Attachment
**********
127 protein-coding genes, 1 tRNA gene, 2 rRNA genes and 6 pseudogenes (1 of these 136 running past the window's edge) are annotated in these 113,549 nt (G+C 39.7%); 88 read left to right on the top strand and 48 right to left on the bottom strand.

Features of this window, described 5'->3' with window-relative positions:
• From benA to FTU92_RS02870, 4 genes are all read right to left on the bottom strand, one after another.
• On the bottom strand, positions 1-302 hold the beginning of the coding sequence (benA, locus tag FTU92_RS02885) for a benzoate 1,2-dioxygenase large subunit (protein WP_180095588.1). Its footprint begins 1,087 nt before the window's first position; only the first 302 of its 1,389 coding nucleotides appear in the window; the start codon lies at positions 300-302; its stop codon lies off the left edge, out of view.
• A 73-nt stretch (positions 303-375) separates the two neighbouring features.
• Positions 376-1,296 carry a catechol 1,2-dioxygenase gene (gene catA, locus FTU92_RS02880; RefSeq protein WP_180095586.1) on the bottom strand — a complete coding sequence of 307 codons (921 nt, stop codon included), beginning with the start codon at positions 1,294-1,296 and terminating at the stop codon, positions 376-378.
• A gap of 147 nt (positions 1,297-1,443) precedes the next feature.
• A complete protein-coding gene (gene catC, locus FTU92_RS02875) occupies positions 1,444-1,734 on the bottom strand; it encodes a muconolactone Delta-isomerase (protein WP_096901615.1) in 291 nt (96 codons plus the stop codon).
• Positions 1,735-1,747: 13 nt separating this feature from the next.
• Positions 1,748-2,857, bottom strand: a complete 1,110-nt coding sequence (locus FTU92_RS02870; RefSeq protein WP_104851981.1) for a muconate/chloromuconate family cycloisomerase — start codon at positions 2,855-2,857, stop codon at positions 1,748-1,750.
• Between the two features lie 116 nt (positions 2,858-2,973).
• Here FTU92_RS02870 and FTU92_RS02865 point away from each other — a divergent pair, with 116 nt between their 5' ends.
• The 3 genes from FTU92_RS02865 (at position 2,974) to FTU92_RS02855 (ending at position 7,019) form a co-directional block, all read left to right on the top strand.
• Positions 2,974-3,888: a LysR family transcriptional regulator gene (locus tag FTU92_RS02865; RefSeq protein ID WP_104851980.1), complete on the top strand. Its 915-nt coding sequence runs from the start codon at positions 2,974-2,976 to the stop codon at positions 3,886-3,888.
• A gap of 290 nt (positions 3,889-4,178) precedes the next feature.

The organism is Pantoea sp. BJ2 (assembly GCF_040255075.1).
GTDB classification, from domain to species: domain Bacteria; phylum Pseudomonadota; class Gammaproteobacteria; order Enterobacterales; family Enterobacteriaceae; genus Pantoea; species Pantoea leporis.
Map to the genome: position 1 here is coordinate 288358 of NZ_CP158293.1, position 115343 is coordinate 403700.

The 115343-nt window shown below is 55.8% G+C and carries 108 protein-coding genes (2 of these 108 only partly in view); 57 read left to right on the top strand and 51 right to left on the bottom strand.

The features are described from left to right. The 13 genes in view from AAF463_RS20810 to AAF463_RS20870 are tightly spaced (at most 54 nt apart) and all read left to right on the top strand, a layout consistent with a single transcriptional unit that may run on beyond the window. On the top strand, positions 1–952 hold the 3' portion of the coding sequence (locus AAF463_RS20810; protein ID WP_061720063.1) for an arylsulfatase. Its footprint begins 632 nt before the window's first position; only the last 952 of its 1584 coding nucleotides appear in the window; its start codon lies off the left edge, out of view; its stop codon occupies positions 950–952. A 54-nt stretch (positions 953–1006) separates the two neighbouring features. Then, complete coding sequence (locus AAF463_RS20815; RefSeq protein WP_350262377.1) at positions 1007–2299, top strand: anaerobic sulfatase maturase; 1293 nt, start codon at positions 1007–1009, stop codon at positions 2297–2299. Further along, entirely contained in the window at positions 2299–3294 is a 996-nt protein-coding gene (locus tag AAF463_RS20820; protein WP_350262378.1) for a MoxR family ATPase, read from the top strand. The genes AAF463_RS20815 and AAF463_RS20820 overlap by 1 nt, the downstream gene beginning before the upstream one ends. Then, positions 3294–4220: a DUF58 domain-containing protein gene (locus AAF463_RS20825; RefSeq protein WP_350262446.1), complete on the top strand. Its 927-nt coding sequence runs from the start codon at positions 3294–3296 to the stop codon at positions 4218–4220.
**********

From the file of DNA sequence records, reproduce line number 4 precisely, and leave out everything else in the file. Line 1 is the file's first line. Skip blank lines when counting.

• On the bottom strand, positions 1-302 hold the beginning of the coding sequence (benA, locus tag FTU92_RS02885) for a benzoate 1,2-dioxygenase large subunit (protein WP_180095588.1). Its footprint begins 1,087 nt before the window's first position; only the first 302 of its 1,389 coding nucleotides appear in the window; the start codon lies at positions 300-302; its stop codon lies off the left edge, out of view.